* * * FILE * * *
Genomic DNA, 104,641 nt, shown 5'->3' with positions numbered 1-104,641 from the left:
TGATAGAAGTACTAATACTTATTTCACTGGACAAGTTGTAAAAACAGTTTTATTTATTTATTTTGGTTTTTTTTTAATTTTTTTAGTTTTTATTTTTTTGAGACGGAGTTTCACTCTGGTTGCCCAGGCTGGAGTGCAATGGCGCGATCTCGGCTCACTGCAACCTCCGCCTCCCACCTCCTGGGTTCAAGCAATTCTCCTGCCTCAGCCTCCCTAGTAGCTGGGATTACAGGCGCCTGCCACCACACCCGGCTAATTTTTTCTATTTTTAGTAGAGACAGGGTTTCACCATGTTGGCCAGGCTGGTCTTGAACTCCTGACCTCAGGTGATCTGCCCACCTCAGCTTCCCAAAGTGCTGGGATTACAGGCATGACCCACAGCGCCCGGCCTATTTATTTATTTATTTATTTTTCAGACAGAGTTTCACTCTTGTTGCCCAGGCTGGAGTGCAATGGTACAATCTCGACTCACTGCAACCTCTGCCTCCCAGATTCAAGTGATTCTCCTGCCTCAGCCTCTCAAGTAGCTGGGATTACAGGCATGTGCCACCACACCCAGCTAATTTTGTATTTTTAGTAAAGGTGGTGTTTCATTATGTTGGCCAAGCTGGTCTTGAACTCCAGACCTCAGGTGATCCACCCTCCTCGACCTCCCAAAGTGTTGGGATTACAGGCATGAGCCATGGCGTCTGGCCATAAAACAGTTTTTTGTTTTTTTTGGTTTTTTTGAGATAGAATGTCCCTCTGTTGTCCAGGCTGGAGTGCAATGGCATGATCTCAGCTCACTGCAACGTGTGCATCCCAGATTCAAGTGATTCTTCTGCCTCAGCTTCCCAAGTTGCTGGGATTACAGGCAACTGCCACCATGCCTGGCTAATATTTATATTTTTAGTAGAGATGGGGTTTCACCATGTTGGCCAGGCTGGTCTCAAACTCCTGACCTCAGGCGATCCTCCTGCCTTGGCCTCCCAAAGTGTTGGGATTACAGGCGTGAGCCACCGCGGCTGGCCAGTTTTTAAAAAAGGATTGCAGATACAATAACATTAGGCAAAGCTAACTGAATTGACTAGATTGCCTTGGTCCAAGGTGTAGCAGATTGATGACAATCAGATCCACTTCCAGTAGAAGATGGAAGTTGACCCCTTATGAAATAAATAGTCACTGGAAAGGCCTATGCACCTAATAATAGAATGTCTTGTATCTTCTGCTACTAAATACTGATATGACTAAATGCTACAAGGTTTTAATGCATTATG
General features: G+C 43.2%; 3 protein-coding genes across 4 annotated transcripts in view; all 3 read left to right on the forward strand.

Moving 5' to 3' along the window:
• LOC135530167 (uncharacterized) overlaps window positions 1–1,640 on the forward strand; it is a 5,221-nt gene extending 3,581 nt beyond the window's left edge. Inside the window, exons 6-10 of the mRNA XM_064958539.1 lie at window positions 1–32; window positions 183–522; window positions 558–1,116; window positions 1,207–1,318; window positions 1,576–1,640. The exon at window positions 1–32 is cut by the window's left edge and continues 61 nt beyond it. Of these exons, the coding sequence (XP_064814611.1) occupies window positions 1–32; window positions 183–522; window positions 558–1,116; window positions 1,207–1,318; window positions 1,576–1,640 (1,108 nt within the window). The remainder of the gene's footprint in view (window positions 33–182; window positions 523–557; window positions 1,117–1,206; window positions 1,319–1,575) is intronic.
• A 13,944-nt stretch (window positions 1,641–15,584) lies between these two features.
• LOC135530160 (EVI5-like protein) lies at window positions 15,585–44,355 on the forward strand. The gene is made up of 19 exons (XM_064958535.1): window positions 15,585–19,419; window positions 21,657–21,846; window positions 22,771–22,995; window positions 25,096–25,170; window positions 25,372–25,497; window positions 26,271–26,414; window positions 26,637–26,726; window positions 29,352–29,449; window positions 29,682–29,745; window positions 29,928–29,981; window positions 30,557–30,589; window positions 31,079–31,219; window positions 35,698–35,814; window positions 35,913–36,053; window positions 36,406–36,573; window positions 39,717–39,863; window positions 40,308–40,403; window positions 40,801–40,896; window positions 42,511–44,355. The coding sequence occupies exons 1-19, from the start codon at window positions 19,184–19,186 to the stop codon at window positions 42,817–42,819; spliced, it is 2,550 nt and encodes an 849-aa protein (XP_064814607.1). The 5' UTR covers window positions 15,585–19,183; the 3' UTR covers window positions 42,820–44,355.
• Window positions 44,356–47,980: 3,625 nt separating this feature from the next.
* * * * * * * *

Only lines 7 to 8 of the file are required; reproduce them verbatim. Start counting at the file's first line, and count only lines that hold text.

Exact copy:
• LOC135530160 (EVI5-like protein) lies at window positions 15,585–44,355 on the forward strand. The gene is made up of 19 exons (XM_064958535.1): window positions 15,585–19,419; window positions 21,657–21,846; window positions 22,771–22,995; window positions 25,096–25,170; window positions 25,372–25,497; window positions 26,271–26,414; window positions 26,637–26,726; window positions 29,352–29,449; window positions 29,682–29,745; window positions 29,928–29,981; window positions 30,557–30,589; window positions 31,079–31,219; window positions 35,698–35,814; window positions 35,913–36,053; window positions 36,406–36,573; window positions 39,717–39,863; window positions 40,308–40,403; window positions 40,801–40,896; window positions 42,511–44,355. The coding sequence occupies exons 1-19, from the start codon at window positions 19,184–19,186 to the stop codon at window positions 42,817–42,819; spliced, it is 2,550 nt and encodes an 849-aa protein (XP_064814607.1). The 5' UTR covers window positions 15,585–19,183; the 3' UTR covers window positions 42,820–44,355.
• Window positions 44,356–47,980: 3,625 nt separating this feature from the next.